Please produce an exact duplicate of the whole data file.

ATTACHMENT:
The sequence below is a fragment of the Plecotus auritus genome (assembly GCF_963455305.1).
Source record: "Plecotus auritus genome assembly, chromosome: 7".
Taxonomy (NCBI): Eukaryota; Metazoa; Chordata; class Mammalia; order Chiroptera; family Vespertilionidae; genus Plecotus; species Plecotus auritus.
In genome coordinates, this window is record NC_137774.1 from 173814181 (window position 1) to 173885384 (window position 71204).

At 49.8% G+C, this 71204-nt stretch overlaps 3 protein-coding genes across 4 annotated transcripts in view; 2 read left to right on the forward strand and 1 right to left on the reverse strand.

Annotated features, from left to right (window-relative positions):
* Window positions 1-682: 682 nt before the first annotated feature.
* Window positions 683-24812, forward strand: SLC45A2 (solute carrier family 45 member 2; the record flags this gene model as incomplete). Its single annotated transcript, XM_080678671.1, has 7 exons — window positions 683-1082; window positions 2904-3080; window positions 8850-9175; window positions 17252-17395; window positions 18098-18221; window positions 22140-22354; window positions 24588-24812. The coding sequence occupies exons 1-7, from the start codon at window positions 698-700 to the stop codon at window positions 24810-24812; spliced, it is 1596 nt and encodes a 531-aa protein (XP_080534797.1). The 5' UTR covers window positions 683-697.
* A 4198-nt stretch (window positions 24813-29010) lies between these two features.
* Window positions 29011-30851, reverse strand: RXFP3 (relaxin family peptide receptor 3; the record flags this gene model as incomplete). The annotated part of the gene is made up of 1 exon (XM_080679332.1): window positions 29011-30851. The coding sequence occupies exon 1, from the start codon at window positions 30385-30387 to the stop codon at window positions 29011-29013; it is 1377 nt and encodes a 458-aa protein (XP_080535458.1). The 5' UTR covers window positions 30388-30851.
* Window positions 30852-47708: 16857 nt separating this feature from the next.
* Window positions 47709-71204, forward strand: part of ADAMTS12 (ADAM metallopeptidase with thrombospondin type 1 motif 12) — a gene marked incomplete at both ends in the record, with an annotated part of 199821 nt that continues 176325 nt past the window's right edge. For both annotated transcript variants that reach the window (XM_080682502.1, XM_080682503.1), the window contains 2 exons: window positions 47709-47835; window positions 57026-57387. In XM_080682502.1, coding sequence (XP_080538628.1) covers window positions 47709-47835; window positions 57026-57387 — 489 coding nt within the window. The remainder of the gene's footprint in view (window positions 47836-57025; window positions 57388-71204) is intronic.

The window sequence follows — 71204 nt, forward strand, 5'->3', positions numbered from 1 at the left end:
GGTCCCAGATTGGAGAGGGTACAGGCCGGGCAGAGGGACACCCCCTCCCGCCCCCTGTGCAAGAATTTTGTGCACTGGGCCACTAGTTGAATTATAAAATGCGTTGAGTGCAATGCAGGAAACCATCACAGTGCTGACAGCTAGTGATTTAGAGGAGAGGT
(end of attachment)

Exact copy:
The sequence below is a fragment of the Plecotus auritus genome (assembly GCF_963455305.1).
Source record: "Plecotus auritus genome assembly, chromosome: 7".
Taxonomy (NCBI): Eukaryota; Metazoa; Chordata; class Mammalia; order Chiroptera; family Vespertilionidae; genus Plecotus; species Plecotus auritus.
In genome coordinates, this window is record NC_137774.1 from 173814181 (window position 1) to 173885384 (window position 71204).

At 49.8% G+C, this 71204-nt stretch overlaps 3 protein-coding genes across 4 annotated transcripts in view; 2 read left to right on the forward strand and 1 right to left on the reverse strand.

Annotated features, from left to right (window-relative positions):
* Window positions 1-682: 682 nt before the first annotated feature.
* Window positions 683-24812, forward strand: SLC45A2 (solute carrier family 45 member 2; the record flags this gene model as incomplete). Its single annotated transcript, XM_080678671.1, has 7 exons — window positions 683-1082; window positions 2904-3080; window positions 8850-9175; window positions 17252-17395; window positions 18098-18221; window positions 22140-22354; window positions 24588-24812. The coding sequence occupies exons 1-7, from the start codon at window positions 698-700 to the stop codon at window positions 24810-24812; spliced, it is 1596 nt and encodes a 531-aa protein (XP_080534797.1). The 5' UTR covers window positions 683-697.
* A 4198-nt stretch (window positions 24813-29010) lies between these two features.
* Window positions 29011-30851, reverse strand: RXFP3 (relaxin family peptide receptor 3; the record flags this gene model as incomplete). The annotated part of the gene is made up of 1 exon (XM_080679332.1): window positions 29011-30851. The coding sequence occupies exon 1, from the start codon at window positions 30385-30387 to the stop codon at window positions 29011-29013; it is 1377 nt and encodes a 458-aa protein (XP_080535458.1). The 5' UTR covers window positions 30388-30851.
* Window positions 30852-47708: 16857 nt separating this feature from the next.
* Window positions 47709-71204, forward strand: part of ADAMTS12 (ADAM metallopeptidase with thrombospondin type 1 motif 12) — a gene marked incomplete at both ends in the record, with an annotated part of 199821 nt that continues 176325 nt past the window's right edge. For both annotated transcript variants that reach the window (XM_080682502.1, XM_080682503.1), the window contains 2 exons: window positions 47709-47835; window positions 57026-57387. In XM_080682502.1, coding sequence (XP_080538628.1) covers window positions 47709-47835; window positions 57026-57387 — 489 coding nt within the window. The remainder of the gene's footprint in view (window positions 47836-57025; window positions 57388-71204) is intronic.

The window sequence follows — 71204 nt, forward strand, 5'->3', positions numbered from 1 at the left end:
GGTCCCAGATTGGAGAGGGTACAGGCCGGGCAGAGGGACACCCCCTCCCGCCCCCTGTGCAAGAATTTTGTGCACTGGGCCACTAGTTGAATTATAAAATGCGTTGAGTGCAATGCAGGAAACCATCACAGTGCTGACAGCTAGTGATTTAGAGGAGAGGT